|Teo Chee Hean says he was anxious to avoid any misunderstanding between Govt and Catholic Church
October 16, 2012
By Amir Hussain
Read Parliament Question Time
THREE days before an anti-Internal Security Act (ISA) rally was held, Deputy Prime Minister Teo Chee Hean asked to meet Archbishop Nicholas Chia, together with Presidential Council for Religious Harmony Chairman Goh Joon Seng, Mr Teo told the House yesterday, Oct 15.
"I wanted to understand better the context to the Archbishop's letter to the organisers of an organisation which calls itself F8, which was going to stage a political event ... I was anxious to avoid any misunderstanding between the Government and the Catholic Church," said Mr Teo, who is also the Home Affairs Minister.
On the same day as the meeting, Archbishop Chia wrote to civil society group Function 8 - one of the two organisers of the event - to withdraw his earlier letter of support for the rally.
The Archbishop's decision prompted a public exchange of words last month between him, blogger Alex Au, the organisers and the Ministry of Home Affairs - after Mr Au had blogged about what he described as the Government's "arm-twisting" of Archbishop Chia. Mr Au wrote that, based on "second-hand" accounts, the Archbishop withdrew his letter after a lunch with Mr Teo.
In Parliament yesterday, Bishan-Toa Payoh GRC MP Hri Kumar asked Mr Teo whether he had met the head of the Catholic Church before the event, as a supplementary question to Nominated MP Laurence Lien's question on the Government's stance on the separation of religion and politics.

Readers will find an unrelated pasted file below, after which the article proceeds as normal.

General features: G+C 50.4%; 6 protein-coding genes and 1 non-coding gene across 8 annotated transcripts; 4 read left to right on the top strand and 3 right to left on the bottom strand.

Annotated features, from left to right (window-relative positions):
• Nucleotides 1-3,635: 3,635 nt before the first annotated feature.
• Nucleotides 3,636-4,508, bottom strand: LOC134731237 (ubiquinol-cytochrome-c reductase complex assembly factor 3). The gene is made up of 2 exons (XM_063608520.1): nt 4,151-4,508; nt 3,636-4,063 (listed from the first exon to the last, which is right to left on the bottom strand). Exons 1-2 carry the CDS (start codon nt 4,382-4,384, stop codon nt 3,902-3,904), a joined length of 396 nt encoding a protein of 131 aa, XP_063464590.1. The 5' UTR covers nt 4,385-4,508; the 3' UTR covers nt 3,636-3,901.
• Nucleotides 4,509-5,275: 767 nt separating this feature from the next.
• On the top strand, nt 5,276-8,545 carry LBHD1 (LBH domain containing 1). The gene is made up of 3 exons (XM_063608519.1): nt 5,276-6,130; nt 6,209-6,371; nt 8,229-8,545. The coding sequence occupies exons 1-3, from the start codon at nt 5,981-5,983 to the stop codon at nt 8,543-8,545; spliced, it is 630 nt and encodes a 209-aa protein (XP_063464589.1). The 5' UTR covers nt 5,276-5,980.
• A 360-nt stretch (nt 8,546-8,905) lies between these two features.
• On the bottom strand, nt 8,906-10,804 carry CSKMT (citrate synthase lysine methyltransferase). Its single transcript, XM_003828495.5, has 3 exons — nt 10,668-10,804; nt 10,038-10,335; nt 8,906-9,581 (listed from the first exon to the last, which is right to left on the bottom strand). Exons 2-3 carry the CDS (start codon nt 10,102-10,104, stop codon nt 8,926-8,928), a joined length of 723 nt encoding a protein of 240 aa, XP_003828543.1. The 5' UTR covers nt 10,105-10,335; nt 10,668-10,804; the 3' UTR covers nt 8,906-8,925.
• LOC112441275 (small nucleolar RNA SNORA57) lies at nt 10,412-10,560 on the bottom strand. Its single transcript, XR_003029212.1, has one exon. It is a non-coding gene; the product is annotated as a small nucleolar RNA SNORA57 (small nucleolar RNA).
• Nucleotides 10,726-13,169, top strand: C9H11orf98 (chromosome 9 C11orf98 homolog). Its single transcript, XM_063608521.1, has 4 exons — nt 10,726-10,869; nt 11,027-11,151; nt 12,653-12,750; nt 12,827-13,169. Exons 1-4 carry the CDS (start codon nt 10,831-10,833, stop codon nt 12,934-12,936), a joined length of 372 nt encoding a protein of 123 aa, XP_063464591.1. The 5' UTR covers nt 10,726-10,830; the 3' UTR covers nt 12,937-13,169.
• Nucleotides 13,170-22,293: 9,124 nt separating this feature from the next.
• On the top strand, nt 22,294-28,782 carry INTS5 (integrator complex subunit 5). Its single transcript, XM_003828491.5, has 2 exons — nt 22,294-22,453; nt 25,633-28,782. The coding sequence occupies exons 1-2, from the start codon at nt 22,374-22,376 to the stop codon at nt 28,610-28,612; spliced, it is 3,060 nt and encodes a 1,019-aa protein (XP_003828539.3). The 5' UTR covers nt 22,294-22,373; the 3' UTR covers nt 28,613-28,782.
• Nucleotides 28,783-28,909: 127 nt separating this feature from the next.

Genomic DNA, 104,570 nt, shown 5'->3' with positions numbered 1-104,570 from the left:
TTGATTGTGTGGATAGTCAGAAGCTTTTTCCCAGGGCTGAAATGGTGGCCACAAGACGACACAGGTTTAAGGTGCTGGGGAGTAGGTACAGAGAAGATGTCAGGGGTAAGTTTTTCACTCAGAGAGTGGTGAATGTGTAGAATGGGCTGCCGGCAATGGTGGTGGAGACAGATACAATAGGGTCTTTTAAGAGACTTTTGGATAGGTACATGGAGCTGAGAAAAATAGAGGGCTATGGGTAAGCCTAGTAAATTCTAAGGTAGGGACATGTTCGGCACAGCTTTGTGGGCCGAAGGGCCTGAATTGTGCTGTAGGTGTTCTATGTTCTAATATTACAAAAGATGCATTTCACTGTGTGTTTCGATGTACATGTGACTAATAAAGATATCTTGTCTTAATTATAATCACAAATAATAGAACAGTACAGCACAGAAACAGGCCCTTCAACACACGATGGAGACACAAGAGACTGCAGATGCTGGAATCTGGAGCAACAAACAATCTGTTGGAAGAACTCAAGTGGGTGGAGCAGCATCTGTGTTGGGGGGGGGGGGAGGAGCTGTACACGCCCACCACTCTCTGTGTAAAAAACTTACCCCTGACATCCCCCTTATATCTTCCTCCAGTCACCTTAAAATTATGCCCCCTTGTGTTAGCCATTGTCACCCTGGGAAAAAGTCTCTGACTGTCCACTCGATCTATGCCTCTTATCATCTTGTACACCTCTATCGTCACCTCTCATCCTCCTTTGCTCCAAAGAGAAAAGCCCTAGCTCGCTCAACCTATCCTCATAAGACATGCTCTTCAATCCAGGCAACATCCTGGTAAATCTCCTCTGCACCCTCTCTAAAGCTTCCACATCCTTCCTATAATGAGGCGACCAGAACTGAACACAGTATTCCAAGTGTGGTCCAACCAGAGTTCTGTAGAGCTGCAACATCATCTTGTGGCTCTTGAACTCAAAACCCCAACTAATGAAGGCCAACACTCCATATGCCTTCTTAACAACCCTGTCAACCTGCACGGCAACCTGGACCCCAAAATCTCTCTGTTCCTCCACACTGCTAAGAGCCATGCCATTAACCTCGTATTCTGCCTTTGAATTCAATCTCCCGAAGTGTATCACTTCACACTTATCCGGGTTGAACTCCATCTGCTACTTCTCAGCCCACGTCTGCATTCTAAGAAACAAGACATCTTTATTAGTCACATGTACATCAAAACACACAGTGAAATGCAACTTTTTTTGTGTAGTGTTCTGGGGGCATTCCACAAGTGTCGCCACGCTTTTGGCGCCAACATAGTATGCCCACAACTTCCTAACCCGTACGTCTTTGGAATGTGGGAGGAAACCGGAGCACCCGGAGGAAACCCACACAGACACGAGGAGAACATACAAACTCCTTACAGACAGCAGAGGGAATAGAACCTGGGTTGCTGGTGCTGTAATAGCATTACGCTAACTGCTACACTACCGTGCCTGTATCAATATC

Elaborating on what transpired at the meeting, Mr Teo said: "When we met, I explained my concerns to Archbishop Chia. The Archbishop stated very clearly that the Catholic Church has always maintained the position that it does not wish to be involved in political activities, and that the Church wants to work closely with the Government and does not wish to set itself on a collision path with the Government.
"I was greatly reassured by the Archbishop's comments, as they were consistent with his record of service throughout his 11-year tenure ... He has consistently shown that he values religious harmony and appreciates the importance of separating religion from politics in our local context."
Mr Teo said that it "also became clear from the discussion" that the Archbishop had intended the letter as a private communication to Function 8 and "on reflection, the Archbishop felt that the letter did not accurately reflect his views on the subject, and if used in a manner he did not intend, might inadvertently harm our social harmony".
Mr Teo said Government leaders regularly meet their religious counterparts. There are also established formal and informal channels for religious groups to express their deeply-held views, he added.
Mr Teo said that last year, he had hosted the Archbishop and a small group of Catholic leaders to lunch "so that I could understand better the issues that concern the Catholic community" here. He also visited the Archbishop in hospital when he fractured his leg in August last year.
Mr Teo said: "The Archbishop knows that any time he needs to discuss any sensitive issue with me, he can see me in private. Likewise, I would have no hesitation to share my concerns honestly and openly with him if I felt the need to do so."
In his response to Mr Lien, Mr Teo said that individuals here "are free to exercise their political right as individuals".
However, "once religious organisations get involved in politics, we then run the danger of having ... many religious groups entering into the political arena, or political groups seeking to use religious groups to further their own political agenda", Mr Teo said.